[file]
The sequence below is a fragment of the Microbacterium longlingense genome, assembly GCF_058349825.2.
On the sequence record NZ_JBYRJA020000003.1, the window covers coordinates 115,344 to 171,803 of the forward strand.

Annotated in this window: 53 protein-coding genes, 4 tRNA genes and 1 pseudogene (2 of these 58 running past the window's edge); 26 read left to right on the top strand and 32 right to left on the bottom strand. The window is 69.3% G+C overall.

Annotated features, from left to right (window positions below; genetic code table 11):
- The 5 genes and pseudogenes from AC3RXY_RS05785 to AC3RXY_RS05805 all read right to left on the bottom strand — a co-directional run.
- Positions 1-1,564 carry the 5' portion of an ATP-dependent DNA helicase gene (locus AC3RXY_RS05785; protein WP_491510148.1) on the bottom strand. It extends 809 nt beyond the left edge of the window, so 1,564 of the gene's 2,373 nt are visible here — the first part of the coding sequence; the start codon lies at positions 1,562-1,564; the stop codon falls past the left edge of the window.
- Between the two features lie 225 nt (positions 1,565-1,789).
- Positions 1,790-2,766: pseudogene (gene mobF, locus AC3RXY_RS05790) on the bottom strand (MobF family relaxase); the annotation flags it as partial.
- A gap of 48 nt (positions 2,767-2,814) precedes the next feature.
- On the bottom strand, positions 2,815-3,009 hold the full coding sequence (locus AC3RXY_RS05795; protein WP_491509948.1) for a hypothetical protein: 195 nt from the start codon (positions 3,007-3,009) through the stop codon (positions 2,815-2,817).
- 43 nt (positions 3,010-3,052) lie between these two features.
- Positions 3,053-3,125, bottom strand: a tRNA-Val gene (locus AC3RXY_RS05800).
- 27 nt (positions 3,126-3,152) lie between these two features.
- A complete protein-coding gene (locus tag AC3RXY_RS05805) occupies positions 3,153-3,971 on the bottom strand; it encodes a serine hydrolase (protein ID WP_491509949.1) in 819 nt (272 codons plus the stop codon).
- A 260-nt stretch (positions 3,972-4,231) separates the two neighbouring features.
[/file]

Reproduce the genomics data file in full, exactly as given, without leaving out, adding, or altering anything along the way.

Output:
The sequence below is a fragment of the Microbacterium longlingense genome, assembly GCF_058349825.2.
On the sequence record NZ_JBYRJA020000003.1, the window covers coordinates 115,344 to 171,803 of the forward strand.

Annotated in this window: 53 protein-coding genes, 4 tRNA genes and 1 pseudogene (2 of these 58 running past the window's edge); 26 read left to right on the top strand and 32 right to left on the bottom strand. The window is 69.3% G+C overall.

Annotated features, from left to right (window positions below; genetic code table 11):
- The 5 genes and pseudogenes from AC3RXY_RS05785 to AC3RXY_RS05805 all read right to left on the bottom strand — a co-directional run.
- Positions 1-1,564 carry the 5' portion of an ATP-dependent DNA helicase gene (locus AC3RXY_RS05785; protein WP_491510148.1) on the bottom strand. It extends 809 nt beyond the left edge of the window, so 1,564 of the gene's 2,373 nt are visible here — the first part of the coding sequence; the start codon lies at positions 1,562-1,564; the stop codon falls past the left edge of the window.
- Between the two features lie 225 nt (positions 1,565-1,789).
- Positions 1,790-2,766: pseudogene (gene mobF, locus AC3RXY_RS05790) on the bottom strand (MobF family relaxase); the annotation flags it as partial.
- A gap of 48 nt (positions 2,767-2,814) precedes the next feature.
- On the bottom strand, positions 2,815-3,009 hold the full coding sequence (locus AC3RXY_RS05795; protein WP_491509948.1) for a hypothetical protein: 195 nt from the start codon (positions 3,007-3,009) through the stop codon (positions 2,815-2,817).
- 43 nt (positions 3,010-3,052) lie between these two features.
- Positions 3,053-3,125, bottom strand: a tRNA-Val gene (locus AC3RXY_RS05800).
- 27 nt (positions 3,126-3,152) lie between these two features.
- A complete protein-coding gene (locus tag AC3RXY_RS05805) occupies positions 3,153-3,971 on the bottom strand; it encodes a serine hydrolase (protein ID WP_491509949.1) in 819 nt (272 codons plus the stop codon).
- A 260-nt stretch (positions 3,972-4,231) separates the two neighbouring features.